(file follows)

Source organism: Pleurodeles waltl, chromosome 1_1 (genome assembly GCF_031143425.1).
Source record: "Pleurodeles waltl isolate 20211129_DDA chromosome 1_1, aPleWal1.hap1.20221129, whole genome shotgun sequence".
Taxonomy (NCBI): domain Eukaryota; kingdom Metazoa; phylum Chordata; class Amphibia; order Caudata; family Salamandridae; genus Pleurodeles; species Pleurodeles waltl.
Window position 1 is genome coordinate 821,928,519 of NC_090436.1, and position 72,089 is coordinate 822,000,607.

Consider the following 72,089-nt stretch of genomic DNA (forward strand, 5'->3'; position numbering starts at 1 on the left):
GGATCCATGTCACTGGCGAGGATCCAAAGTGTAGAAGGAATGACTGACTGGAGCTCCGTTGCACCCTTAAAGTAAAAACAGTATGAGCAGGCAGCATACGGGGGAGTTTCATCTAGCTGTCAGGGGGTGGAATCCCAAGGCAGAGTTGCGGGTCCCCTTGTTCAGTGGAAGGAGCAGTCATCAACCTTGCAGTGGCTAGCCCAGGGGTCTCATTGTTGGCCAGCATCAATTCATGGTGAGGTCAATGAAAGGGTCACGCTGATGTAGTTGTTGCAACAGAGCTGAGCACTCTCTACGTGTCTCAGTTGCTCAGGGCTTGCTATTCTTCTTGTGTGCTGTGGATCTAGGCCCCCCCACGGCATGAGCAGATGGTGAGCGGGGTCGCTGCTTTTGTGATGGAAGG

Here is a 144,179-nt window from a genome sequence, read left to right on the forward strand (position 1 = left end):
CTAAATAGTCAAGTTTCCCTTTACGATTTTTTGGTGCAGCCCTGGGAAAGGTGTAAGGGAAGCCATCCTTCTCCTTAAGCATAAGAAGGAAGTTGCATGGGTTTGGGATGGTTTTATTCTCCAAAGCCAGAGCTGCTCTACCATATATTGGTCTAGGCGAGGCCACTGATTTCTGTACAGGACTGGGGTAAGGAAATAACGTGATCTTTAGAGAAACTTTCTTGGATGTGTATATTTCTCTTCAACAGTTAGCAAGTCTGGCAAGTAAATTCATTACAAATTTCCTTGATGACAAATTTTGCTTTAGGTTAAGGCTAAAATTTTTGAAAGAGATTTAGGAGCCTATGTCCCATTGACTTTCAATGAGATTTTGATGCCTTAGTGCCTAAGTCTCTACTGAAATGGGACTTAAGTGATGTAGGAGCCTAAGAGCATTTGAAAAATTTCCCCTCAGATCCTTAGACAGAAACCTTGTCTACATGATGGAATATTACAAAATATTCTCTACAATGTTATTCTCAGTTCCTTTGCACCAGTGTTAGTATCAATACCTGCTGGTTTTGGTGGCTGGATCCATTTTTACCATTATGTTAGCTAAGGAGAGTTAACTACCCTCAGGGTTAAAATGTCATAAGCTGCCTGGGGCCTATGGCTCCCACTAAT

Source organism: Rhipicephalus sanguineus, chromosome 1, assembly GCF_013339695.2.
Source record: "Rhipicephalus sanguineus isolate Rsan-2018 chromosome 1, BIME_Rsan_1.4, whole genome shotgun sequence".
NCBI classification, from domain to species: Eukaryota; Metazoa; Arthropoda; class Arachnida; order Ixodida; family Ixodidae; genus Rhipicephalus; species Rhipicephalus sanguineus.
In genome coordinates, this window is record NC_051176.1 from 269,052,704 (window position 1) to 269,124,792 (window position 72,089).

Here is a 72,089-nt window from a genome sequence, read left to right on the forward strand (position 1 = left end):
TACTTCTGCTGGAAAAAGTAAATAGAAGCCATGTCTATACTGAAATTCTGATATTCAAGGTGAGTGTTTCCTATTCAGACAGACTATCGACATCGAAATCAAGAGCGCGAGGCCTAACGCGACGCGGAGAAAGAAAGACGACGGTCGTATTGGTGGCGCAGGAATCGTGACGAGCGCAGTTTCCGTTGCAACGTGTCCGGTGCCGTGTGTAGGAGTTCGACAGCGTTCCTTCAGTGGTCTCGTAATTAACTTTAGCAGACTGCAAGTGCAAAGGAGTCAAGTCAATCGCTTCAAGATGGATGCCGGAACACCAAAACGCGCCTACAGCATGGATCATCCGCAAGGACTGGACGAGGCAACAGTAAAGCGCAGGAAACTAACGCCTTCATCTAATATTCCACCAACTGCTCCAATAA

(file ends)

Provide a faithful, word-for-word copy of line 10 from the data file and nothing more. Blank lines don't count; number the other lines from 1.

Source record: "Rhipicephalus sanguineus isolate Rsan-2018 chromosome 1, BIME_Rsan_1.4, whole genome shotgun sequence".